Green roofs

Last summer I downloaded Google Earth so I could locate my daughter’s new apartment in New York City. Google Earth, if you aren’t familiar with it, is a free program that will take you anywhere in the world – plug in an address and you have a aerial photograph of that place in a couple of seconds. Zoom in or out for a smaller or larger view. So I did, finding my daughter’s neighborhood and her new apartment building right away, nestled in a fairly solid block of other 4-story buildings south of Houston Street.

The interesting thing about an aerial photograph of New York City is the sea of flat grey and black roofs. A few trees struggle up between the buildings providing a spot of green here and there, but mostly you see concrete, stone, and asphalt. Mile after mile.

So I was delighted when the September 2006 issue of Metropolis appeared in my mailbox. Its lead article features green roof technologies, highlighting several pioneering projects in Chicago, Long Island City, Washington, Boston, and Liuzhou, China. This is a technology that deserves a lot more attention. Picture New York City as a sea of green rooftops and you begin to see the potential.

One of the projects Metropolis zeros in on is Silvercup Studios in Long Island City, just across the East River from Manhattan. Silvercup has installed the largest green roof in New York, using a system of membranes and planting modules manufactured by GreenTech.

Long Island City was once heavily industrial, but its buildings are now being transformed into other uses. Apparently the city has lots of flat roofs, more than 26 million square feet of flatness that could be outfitted with green-roof technology – over 55% of the neighborhood. Move the idea across the East River and out to other cities and towns and you would have incredible benefits.

Ponder these facts, taken from the article:

  • Percent of 2005 population living in cities: 49
    In 2030: 60
  • Rise in average global temperature between 1900 and 2000: 1 to 1.5 degrees F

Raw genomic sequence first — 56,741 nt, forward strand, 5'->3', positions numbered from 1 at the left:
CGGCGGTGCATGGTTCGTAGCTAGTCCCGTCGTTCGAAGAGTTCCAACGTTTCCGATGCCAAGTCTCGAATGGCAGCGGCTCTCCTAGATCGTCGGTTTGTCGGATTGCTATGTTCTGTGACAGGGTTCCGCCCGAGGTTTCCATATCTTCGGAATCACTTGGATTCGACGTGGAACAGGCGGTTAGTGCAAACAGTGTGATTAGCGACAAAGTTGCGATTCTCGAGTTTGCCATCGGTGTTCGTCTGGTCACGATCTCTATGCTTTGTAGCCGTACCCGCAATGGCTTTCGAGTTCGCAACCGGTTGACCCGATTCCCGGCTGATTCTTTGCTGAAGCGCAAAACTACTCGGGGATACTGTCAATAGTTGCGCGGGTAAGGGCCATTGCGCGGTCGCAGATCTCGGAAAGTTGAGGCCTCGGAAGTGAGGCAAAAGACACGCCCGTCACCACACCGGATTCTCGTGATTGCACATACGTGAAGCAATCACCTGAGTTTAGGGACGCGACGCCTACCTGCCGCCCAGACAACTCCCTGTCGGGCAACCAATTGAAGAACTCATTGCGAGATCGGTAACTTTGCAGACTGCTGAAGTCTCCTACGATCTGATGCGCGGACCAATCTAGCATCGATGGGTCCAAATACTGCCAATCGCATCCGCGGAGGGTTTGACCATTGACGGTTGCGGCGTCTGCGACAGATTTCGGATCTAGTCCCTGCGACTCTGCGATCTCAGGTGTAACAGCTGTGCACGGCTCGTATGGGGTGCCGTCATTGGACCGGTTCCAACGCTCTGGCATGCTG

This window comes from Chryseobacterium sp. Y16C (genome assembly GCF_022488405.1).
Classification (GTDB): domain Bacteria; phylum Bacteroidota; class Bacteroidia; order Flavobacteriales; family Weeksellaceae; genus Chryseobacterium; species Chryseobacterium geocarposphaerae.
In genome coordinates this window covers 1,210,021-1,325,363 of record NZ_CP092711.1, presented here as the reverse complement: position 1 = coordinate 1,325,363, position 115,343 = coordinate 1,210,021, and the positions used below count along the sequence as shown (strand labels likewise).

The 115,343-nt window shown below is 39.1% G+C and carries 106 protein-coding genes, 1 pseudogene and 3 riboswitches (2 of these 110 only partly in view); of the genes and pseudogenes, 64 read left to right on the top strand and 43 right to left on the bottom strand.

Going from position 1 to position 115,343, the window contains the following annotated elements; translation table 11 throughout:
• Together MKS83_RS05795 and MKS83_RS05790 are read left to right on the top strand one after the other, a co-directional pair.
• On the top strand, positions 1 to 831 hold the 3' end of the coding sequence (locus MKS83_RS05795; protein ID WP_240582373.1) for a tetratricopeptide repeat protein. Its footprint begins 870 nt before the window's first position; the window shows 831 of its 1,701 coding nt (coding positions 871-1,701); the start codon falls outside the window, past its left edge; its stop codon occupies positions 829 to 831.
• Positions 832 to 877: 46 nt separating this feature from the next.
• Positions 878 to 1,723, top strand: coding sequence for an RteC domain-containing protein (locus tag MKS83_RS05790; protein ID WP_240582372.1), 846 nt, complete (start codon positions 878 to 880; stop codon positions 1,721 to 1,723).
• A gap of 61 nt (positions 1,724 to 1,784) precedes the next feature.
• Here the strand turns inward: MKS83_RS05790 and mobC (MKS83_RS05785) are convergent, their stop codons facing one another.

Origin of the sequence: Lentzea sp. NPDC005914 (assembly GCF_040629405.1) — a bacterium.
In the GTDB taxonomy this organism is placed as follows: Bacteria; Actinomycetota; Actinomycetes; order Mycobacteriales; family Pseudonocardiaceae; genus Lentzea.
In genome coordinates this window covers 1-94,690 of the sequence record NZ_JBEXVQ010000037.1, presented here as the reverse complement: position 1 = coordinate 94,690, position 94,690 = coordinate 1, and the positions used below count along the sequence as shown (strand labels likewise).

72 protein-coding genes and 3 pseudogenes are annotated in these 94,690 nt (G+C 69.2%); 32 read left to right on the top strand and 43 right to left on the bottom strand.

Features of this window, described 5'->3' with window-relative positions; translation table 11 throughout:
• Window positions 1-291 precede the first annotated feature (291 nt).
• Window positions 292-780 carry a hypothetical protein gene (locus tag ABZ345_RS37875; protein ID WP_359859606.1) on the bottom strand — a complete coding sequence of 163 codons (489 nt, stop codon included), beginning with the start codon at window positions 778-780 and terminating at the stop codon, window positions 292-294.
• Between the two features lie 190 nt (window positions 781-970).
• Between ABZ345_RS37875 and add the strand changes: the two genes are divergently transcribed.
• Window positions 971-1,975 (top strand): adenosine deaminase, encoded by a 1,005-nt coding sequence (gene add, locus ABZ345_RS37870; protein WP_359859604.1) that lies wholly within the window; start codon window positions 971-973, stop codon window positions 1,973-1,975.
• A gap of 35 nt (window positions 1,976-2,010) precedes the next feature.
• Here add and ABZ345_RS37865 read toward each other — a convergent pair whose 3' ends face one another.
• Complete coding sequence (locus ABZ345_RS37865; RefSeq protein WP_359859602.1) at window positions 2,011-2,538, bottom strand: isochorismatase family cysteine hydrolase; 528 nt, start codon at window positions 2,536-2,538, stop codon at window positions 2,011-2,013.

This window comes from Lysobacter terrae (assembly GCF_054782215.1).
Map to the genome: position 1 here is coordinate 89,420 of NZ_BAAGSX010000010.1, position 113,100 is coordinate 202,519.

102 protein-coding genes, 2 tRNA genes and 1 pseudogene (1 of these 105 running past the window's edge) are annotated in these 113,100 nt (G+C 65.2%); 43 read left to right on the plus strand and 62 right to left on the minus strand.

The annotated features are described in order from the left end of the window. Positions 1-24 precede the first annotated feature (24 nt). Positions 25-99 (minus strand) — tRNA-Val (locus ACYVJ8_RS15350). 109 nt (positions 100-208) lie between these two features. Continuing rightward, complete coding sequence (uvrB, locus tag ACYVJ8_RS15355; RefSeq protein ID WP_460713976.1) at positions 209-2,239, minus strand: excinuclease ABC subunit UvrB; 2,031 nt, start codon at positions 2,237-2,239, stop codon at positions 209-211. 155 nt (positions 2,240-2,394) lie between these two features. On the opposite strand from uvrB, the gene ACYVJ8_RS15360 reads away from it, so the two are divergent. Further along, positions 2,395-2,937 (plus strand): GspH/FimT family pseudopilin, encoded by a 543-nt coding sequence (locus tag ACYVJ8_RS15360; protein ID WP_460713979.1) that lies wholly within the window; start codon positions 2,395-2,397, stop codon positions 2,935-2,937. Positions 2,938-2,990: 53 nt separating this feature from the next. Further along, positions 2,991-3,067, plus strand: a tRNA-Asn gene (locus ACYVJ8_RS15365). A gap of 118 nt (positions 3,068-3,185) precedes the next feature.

Between 2000 and 2100: 3-5 degrees F
  • Fraction of U.S. energy that goes toward cooling buildings: 1/6
  • Temperature of a conventional roof membrane on a 95 degree day: 158 degrees
    Of a green-roof membrane on the same day: 77 degrees
  • Heat loss of green roof compared to conventional roof: 18 percent less
  • Reduction in summer cooling needed for a one-story building with a four-inch grass roof compared to one with a conventional roof: 25%
  • Stormwater retention rate of green roof compared to conventional roofing material: up to 6 times greater

Green roofs provide great insulation for buildings leading to lower energy consumption and they reduce stormwater runoff, but they also decrease the temperature of surrounding urban areas, clean the air, look beautiful, and create rooftop living spaces for people and wildlife.

Unfortunately, green-roof technology is just getting going. Metropolis Executive Editor Martin Pederson sums it up:

‘The Green Roofing of America’ certainly has a nice ring to it, but the idea remains more wishful thinking than reality. True, there are more green roofs in operation than ever before, but the bulk of new construction is built without any environmental considerations at all. Still, in this era of dwindling resources and rising temperatures, it’s worth noting that even the most banal green roof (think grass) offers real and lasting benefits. Like hybrid cars, green roofs look to us like an ecological no-brainer: an obvious solution to intractable problems.

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